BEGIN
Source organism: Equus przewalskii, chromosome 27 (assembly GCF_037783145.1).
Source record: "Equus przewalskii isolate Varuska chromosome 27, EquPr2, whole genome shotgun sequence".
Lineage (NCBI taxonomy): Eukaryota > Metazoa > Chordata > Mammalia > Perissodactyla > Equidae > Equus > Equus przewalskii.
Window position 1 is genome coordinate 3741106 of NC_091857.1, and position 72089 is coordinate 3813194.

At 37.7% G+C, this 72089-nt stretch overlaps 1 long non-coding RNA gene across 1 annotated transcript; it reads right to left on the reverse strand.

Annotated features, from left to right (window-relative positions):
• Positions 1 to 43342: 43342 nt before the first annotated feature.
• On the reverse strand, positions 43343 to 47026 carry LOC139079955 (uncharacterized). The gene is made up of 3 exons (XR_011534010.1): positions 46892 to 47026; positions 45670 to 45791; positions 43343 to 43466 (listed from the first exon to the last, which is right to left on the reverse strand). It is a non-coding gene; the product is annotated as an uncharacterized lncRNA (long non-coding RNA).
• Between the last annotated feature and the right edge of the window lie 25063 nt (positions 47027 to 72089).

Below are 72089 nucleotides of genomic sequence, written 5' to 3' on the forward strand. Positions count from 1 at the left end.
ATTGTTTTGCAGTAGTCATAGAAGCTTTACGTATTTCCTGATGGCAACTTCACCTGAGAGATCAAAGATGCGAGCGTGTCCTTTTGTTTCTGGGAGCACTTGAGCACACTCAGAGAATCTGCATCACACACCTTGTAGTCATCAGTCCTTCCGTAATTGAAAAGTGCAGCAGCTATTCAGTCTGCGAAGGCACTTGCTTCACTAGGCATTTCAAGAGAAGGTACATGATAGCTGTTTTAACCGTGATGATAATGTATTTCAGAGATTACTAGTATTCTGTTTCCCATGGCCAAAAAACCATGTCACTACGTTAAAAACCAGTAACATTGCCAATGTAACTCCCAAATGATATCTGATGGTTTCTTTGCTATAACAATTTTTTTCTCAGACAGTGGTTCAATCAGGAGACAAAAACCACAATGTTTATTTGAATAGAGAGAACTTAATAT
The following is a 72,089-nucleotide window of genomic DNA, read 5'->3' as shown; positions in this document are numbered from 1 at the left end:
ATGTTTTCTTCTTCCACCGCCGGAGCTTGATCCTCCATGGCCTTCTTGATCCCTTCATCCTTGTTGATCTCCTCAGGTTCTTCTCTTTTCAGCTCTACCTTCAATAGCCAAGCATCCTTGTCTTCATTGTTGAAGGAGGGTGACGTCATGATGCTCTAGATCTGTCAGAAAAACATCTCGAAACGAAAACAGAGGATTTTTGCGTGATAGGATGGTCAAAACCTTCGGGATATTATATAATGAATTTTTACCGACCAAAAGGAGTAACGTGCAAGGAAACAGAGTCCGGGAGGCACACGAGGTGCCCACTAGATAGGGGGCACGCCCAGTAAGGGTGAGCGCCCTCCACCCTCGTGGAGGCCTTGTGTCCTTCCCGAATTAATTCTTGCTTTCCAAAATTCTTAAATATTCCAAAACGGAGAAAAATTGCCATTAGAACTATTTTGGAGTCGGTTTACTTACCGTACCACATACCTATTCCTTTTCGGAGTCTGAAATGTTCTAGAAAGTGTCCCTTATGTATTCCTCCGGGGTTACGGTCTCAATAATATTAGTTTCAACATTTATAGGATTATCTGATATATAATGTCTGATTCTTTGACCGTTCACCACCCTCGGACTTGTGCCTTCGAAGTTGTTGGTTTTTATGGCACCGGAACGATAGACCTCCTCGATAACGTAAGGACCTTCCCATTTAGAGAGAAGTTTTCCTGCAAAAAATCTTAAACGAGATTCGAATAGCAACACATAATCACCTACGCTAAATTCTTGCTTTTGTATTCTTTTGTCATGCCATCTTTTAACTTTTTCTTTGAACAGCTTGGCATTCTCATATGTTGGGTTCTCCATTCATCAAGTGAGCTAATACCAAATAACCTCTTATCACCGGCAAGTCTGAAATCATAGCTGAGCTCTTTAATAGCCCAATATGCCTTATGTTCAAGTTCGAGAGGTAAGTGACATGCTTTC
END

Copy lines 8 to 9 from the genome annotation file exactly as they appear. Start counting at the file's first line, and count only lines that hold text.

• On the reverse strand, positions 43343 to 47026 carry LOC139079955 (uncharacterized). The gene is made up of 3 exons (XR_011534010.1): positions 46892 to 47026; positions 45670 to 45791; positions 43343 to 43466 (listed from the first exon to the last, which is right to left on the reverse strand). It is a non-coding gene; the product is annotated as an uncharacterized lncRNA (long non-coding RNA).
• Between the last annotated feature and the right edge of the window lie 25063 nt (positions 47027 to 72089).